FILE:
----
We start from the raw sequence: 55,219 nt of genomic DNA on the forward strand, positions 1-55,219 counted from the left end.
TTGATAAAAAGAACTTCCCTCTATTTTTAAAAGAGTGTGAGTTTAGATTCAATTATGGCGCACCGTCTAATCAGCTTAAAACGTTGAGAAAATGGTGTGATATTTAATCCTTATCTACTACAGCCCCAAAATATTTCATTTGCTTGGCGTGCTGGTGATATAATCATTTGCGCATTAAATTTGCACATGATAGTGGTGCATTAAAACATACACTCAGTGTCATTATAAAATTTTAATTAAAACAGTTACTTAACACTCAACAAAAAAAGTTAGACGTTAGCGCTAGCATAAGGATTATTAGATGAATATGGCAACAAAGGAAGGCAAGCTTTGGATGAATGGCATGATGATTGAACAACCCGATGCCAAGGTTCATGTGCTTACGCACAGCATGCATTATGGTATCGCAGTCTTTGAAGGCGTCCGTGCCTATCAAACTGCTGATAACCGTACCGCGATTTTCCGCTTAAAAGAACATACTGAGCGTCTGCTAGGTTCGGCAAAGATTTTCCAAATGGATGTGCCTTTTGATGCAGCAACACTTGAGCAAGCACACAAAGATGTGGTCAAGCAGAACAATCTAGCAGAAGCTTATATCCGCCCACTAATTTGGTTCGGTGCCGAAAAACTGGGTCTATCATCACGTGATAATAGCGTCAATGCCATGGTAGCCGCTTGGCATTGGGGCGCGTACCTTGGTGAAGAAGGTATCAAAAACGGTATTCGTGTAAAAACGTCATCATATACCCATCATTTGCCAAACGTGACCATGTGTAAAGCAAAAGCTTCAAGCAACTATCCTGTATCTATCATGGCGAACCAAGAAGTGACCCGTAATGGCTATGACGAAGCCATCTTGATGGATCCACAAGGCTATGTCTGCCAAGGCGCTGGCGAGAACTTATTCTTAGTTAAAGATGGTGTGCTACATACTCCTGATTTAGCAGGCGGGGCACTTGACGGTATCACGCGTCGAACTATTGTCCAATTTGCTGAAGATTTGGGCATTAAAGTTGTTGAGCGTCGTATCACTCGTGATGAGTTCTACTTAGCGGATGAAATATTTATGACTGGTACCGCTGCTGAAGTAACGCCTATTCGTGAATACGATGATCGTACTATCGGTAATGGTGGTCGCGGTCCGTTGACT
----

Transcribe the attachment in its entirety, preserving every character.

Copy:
We start from the raw sequence: 55,219 nt of genomic DNA on the forward strand, positions 1-55,219 counted from the left end.
TTGATAAAAAGAACTTCCCTCTATTTTTAAAAGAGTGTGAGTTTAGATTCAATTATGGCGCACCGTCTAATCAGCTTAAAACGTTGAGAAAATGGTGTGATATTTAATCCTTATCTACTACAGCCCCAAAATATTTCATTTGCTTGGCGTGCTGGTGATATAATCATTTGCGCATTAAATTTGCACATGATAGTGGTGCATTAAAACATACACTCAGTGTCATTATAAAATTTTAATTAAAACAGTTACTTAACACTCAACAAAAAAAGTTAGACGTTAGCGCTAGCATAAGGATTATTAGATGAATATGGCAACAAAGGAAGGCAAGCTTTGGATGAATGGCATGATGATTGAACAACCCGATGCCAAGGTTCATGTGCTTACGCACAGCATGCATTATGGTATCGCAGTCTTTGAAGGCGTCCGTGCCTATCAAACTGCTGATAACCGTACCGCGATTTTCCGCTTAAAAGAACATACTGAGCGTCTGCTAGGTTCGGCAAAGATTTTCCAAATGGATGTGCCTTTTGATGCAGCAACACTTGAGCAAGCACACAAAGATGTGGTCAAGCAGAACAATCTAGCAGAAGCTTATATCCGCCCACTAATTTGGTTCGGTGCCGAAAAACTGGGTCTATCATCACGTGATAATAGCGTCAATGCCATGGTAGCCGCTTGGCATTGGGGCGCGTACCTTGGTGAAGAAGGTATCAAAAACGGTATTCGTGTAAAAACGTCATCATATACCCATCATTTGCCAAACGTGACCATGTGTAAAGCAAAAGCTTCAAGCAACTATCCTGTATCTATCATGGCGAACCAAGAAGTGACCCGTAATGGCTATGACGAAGCCATCTTGATGGATCCACAAGGCTATGTCTGCCAAGGCGCTGGCGAGAACTTATTCTTAGTTAAAGATGGTGTGCTACATACTCCTGATTTAGCAGGCGGGGCACTTGACGGTATCACGCGTCGAACTATTGTCCAATTTGCTGAAGATTTGGGCATTAAAGTTGTTGAGCGTCGTATCACTCGTGATGAGTTCTACTTAGCGGATGAAATATTTATGACTGGTACCGCTGCTGAAGTAACGCCTATTCGTGAATACGATGATCGTACTATCGGTAATGGTGGTCGCGGTCCGTTGACT